Your Questions Answered: “I do some of my bike training with a local triathlon club, and during group rides I sometimes know I am about to be dropped but I don’t know what to do about it.”
We’ve all been there, the wheel in front of you feels like it is slipping farther and farther away and the rider on your wheel is breathing down your neck to bridge up. What are you to do? While most people shift up and mash a harder gear to try to keep up, you may want to try the opposite, especially if you know you only need to hang on for 30-60 seconds before the pace will get easier (like the final minute of a climb or the last 200 meters of a rolling hill). Mashing a harder gear will push your already-fatigued leg muscles past their breaking point, and even if you manage to hold on to the wheel this time, that effort may be the one that causes you to get dropped completely on the next hill. Instead, try shifting into an easier gear and focusing on moving your feet faster. Rev that smaller gear and you’ll stay in contact with the group.
If you have a power meter, you can test the effectiveness of this strategy. Watch what happens to your power output when you’re struggling and shift into a harder gear. Chances are, you bog down in that gear and your power output stays just about the same as it was before, if you’re lucky. Instead, try shifting into an easier gear the next time you find yourself in a similar situation. You’ll likely notice that revving your cadence boosts your power output. It may be difficult to maintain this elevated level for long, but it’s often enough to get you through that rough spot without getting dropped.
Why is this important, you might ask, for triathletes who compete in races where drafting is illegal? First of all, many triathletes train in group rides where you’re drafting and working together as a cohesive unit. And even in races where you’re not drafting, you can use this same technique to maintain your power and speed over the tops of hills or during periods of heavy wind resistance.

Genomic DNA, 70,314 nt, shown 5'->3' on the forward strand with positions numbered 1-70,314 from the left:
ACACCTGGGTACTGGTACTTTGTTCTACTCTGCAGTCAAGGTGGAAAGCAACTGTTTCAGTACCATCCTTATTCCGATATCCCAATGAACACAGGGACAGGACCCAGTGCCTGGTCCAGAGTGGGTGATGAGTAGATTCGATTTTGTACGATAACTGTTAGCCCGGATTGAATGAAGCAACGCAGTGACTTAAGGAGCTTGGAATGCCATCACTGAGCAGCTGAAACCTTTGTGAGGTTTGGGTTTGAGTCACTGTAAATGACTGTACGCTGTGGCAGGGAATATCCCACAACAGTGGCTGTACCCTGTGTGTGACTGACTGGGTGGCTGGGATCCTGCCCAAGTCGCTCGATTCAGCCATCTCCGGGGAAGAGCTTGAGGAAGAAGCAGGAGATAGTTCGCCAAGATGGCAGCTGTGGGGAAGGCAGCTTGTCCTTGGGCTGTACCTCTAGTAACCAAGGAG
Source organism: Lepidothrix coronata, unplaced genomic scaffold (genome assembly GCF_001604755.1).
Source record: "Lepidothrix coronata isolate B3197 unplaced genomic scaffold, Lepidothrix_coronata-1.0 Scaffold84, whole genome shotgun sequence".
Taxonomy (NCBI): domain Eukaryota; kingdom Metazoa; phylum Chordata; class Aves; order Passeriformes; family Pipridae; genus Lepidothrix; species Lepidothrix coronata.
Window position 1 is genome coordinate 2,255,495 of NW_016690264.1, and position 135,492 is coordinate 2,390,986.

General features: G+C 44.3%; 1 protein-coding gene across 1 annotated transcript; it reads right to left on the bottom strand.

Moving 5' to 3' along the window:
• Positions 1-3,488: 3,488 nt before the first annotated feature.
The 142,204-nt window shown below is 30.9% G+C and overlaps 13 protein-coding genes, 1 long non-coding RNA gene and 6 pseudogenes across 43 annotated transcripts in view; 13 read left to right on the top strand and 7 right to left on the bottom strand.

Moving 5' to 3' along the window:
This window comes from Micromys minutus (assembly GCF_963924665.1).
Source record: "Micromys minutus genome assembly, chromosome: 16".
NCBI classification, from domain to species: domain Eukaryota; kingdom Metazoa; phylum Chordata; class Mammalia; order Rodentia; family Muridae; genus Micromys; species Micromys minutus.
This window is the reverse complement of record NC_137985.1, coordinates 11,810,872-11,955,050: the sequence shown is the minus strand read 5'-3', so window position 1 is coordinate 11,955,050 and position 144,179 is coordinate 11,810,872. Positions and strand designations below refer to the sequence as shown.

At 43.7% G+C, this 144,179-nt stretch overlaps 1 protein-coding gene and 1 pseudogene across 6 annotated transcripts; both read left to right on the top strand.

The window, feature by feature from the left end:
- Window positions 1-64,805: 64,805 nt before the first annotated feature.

In the long run, increasing the range of cadences you can use effectively is a good idea. Here is a workout that will help prevent you get more comfortable with high-cadence pedaling, and improve your maximum sustainable power… so maybe you won’t get into that almost-getting-dropped situation in the first place. This workout will get you accustomed to pedaling faster with some FastPedal drills, and then you will progress into SteadyState intervals that will accumulate time at an intensity just below your lactate threshold power. These intervals will help you ride at a higher sustainable pace for the group rides, so you may not even have to use the cadence trick described above!
Here’s the 60-75 minute workout:
- 10 minute warm up
- 5×3 minute FastPedals (aim for a cadence of 110+ rpm), 2 minute recovery
- FastPedals are exactly what they sound like. Shift into an easy gear so there’s only a little bit of resistance on the pedals. Increase your cadence until you’re bouncing in the saddle and then back off slightly until you’re able to keep your hips from bouncing/rocking in the saddle. Stay at this cadence for the rest of the interval.
- 3×8 minute SteadyState intervals with 6 minutes recovery (advanced riders can make these intervals 10 or even 12 minutes long. Recovery should stay at 6 minutes.)
- SteadyState intervals on the bike should be completed at an intensity right around your lactate threshold power output, which for most people is an RPE of about 8 on a 1-10 scale. If you’re familiar with the CTS Field Test (Two 8-minute time trials separated by 10 minutes of easy spinning recovery. Apply the higher of the two average HR or Power outputs to the following intensity percentages.), SteadyState interval intensity is 92-94% of CTS Field Test HR or 90-95% of CTS Field Test power output.
A more advanced version of this workout is to perform the FastPedal intervals at a higher power output so you are generating your lactate threshold power output at an exaggerated cadence. As written above, the FastPedal intervals are high-cadence, lower-power. High-power, high-cadence FastPedals are the next step to being able to maintain a high cadence at race pace and still have the capacity to surge from there.
Chris Carmichael is the author of “The Time-Crunched Triathlete” and founder and CEO of Carmichael Training Systems, the Official Coaching and Camps Partner of Ironman. For information on Official Ironman coaching packages and camps that include race entries, visit www.trainright.com/ironman or call 866-355-0645.